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Tribute to Jack Layton

I have to admit that in the past I have expressed sharp disagreement with the direction in which Jack Layton took the NDP as leader. However, this does not take away from the immense sadness and shock I felt upon hearing of his passing away.

As with many non-NDP politicians and political commentators, I have to admit that in the past I have expressed sharp disagreement with the direction in which Jack Layton took the NDP as leader. However, this does not take away from the immense sadness and shock I felt upon hearing of his passing away.

Whatever criticisms I and others had of him, they are part of the debate that is so important to a healthy democratic society, something Jack Layton himself most surely appreciated.

It does provide a sense of optimism about humanity that people -- be they politicians, commentators, or the general public -- can put aside their differences, pull together in a time of grief, and give tribute to Jack Layton, as well as condolences to his family. It is especially commendable that Prime Minister Harper provided a state funeral for Jack Layton, a fitting tribute for someone who has been an important presence on Canada's political landscape.

While acknowledging disagreement with the NDP and Jack Layton in the recent past, it is important to also give the party and the leader the necessary praise. An important strength of Canada's political system is that we have multiple parties and multiple choices, as opposed to the United States where voters are confined to two monolithic blocs. Voters who are discontented with the traditional choices should have an alternative, and the NDP has been an important alternative.

As well, parties such as the NDP play a valuable role bringing new ideas to the table, such as medicare which was introduced by Tommy Douglas' social democratic government in Saskatchewan, and which became the model for public health-care provision across Canada.

As NDP leader, Jack Layton presented this alternative to Canadians -- leveraging NDP support in minority parliaments and ultimately forming official opposition -- with a characteristic upbeat nature and optimism. This optimism was welcome in a Canadian political culture rife with cynicism, and proved an inspiration to many, especially during the 2011 election campaign.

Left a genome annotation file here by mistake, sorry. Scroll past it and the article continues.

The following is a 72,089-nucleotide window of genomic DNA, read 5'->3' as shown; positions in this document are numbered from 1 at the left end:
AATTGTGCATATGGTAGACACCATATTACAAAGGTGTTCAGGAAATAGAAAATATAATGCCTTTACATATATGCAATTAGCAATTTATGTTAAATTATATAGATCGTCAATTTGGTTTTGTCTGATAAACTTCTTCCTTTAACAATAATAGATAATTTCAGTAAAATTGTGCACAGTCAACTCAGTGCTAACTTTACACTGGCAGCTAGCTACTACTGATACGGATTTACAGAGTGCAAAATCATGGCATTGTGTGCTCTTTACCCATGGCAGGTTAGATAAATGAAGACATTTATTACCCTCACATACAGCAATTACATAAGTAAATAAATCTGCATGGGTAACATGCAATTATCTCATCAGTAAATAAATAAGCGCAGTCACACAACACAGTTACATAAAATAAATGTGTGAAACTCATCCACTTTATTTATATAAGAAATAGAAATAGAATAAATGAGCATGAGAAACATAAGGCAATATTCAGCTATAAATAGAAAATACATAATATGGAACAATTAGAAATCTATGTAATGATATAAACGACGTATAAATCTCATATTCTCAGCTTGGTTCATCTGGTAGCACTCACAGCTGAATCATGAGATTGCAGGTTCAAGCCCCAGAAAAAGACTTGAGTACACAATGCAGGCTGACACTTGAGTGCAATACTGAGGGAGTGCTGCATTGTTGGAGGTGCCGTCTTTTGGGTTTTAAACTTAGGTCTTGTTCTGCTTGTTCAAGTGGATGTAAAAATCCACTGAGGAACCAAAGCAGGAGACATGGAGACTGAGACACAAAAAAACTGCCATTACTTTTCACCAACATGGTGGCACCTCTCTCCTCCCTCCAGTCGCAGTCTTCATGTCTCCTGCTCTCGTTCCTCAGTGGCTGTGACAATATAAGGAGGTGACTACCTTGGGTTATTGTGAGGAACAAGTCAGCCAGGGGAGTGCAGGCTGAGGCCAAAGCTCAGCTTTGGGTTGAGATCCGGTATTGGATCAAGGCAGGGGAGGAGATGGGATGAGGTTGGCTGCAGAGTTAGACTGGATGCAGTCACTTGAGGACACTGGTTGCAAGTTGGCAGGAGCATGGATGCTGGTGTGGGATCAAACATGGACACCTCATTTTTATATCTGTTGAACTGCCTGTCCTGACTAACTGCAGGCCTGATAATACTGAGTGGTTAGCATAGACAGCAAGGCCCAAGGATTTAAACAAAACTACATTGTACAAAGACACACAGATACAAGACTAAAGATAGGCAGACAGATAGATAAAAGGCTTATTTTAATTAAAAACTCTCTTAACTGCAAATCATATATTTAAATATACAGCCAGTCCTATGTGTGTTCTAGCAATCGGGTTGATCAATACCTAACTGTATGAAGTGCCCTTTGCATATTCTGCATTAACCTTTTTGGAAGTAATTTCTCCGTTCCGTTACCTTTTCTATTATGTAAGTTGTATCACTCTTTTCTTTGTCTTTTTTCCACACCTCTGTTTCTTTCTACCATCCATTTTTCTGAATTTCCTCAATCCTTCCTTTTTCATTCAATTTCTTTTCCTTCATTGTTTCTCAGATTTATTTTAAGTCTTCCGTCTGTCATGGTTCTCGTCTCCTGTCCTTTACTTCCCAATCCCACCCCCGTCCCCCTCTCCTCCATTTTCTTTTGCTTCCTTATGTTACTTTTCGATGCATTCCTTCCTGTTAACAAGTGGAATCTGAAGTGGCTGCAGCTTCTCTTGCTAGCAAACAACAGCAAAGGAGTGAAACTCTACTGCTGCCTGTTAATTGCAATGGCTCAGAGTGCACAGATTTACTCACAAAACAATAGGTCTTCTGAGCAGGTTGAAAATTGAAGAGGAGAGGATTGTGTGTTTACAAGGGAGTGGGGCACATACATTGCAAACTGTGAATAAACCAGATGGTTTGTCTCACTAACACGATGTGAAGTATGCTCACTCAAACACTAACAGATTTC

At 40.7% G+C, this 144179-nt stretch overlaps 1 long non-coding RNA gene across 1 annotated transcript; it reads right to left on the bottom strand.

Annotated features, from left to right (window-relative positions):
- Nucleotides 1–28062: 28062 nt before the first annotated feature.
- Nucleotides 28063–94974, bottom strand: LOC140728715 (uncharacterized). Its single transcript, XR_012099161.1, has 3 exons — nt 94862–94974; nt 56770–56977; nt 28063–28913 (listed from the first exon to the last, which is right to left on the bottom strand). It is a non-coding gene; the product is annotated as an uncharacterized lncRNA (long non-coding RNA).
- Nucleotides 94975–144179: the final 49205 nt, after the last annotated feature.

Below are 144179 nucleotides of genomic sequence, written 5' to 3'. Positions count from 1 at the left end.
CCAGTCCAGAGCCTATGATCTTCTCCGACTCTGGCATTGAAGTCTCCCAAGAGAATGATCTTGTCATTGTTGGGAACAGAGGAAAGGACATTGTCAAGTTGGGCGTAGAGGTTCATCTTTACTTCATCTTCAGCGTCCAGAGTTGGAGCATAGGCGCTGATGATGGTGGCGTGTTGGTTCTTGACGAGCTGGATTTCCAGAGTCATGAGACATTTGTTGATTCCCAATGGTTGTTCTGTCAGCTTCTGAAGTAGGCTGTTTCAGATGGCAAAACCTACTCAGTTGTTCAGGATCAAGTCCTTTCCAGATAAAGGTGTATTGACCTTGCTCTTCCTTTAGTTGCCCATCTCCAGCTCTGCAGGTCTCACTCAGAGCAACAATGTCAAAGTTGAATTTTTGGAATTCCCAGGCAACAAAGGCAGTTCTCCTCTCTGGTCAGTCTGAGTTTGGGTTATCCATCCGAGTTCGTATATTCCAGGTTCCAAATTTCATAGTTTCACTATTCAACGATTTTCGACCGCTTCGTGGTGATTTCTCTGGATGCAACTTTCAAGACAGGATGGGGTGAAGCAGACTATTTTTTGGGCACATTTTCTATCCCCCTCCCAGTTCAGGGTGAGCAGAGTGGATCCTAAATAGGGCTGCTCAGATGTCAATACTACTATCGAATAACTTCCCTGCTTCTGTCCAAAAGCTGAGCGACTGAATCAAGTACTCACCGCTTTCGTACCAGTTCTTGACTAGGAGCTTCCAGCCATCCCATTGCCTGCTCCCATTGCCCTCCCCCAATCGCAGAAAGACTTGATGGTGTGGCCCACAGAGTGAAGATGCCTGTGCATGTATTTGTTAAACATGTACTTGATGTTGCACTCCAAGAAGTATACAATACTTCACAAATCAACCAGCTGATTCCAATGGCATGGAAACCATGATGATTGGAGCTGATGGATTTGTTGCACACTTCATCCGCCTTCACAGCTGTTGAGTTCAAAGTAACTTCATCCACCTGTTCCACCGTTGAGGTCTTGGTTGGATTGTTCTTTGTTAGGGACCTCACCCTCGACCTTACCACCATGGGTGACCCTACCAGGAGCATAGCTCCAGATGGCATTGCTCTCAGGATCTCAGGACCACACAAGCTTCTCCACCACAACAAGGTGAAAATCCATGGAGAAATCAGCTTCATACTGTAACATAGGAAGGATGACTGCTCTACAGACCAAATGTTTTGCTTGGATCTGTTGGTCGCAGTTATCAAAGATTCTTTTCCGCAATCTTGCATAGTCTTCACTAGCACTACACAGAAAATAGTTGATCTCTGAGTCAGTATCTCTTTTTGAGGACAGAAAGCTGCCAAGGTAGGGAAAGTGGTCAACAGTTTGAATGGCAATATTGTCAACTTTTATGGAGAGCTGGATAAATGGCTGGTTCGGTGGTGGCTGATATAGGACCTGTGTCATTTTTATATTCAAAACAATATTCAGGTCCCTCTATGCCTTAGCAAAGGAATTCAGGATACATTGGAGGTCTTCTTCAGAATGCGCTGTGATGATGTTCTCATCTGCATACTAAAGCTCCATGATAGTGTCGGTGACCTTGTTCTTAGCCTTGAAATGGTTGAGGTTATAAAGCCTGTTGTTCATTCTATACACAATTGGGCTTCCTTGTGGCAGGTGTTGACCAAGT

Mr. Layton's presence in national politics was relatively brief -- only eight years -- yet it seems he was there longer, being a fixture on the Canadian political scene during a period of tumultuous minority Parliaments and frequent elections. With the Liberal Party's revolving door of leaders in recent years and Stephen Harper seen as a polarizing figure, Jack Layton will most likely stand as the most memorable and popular Canadian political leader of our time, his place in the history books and as an NDP hero firmly cemented.

He will live on as a Canadian political legend, comparable to the likes of Tommy Douglas (and even Pierre Trudeau, Lester Pearson, and Robert Stanfield). Mr. Layton will be remembered as a political hero who was tragically taken from us during the height of his success.

Regardless of one's opinion of the NDP as a political entity, taking the party from 13 seats to Official Opposition, blasting previous seat counts and expectations out of the water, is a remarkable accomplishment. New Brunswick NDP leader Dominic Cardy, in a column in the Telegraph Journal, stated that this was a testament to Mr. Layton's hard work building the party. He worked on the unglamorous but necessary nuts and bolts of groundwork organization necessary to build a modern and effective electoral machine.

Jack Layton was the true star of the 2011 election, an excellent campaigner whose cane, first seen as evidence of frailness and ill-health, became a symbol of triumph over adversity in a campaign that engaged many Canadians.

I met Jack Layton when he came to Fredericton during the 2006 New Brunswick provincial election. Mr. Layton was at the grad house on the University of New Brunswick campus. A dense circle of mostly university students surrounded him, asking various policy questions, which he was more than happy to answer. He readily engaged with the youth there, showing himself to be personable and very accessible, especially for a national party leader.

It seems that the University of New Brunswick Grad House was one of his favourite places in Fredericton, as a place where he could share ideas with youth. Apparently, it was the place he came to the last time he visited the city. It was a fitting place to pay tribute to him, as people of various political persuasions gathered there last Tuesday to celebrate his life. It was an event that I was happy to have attended.

In celebrating Jack Layton, it is worth remembering a segment on Rick Mercer's show, in which Mr. Layton gave Mr. Mercer a tour of his energy efficient home in Toronto. The two jibed about solar panels, and about Mr. Layton's mother-in-law being the one in charge. This segment captured the humour and good nature of the NDP leader.

Mr. Layton's passing has raised questions about the implications for the future of the NDP, both of the federal party and its provincial branches. It has also spurred talk about the upcoming leadership race to succeed him. However, there will be plenty of time to talk about these things.

For now, it seems best to pay tribute to him, to celebrate his life and his contributions to Canada's political landscape.

An earlier version of this article appeared in the Telegraph Journal.

Hassan Arif is a columnist with the Telegraph Journal in New Brunswick. He is a PhD candidate in urban sociology at the University of New Brunswick and has a background in law and political science. He can be reached at

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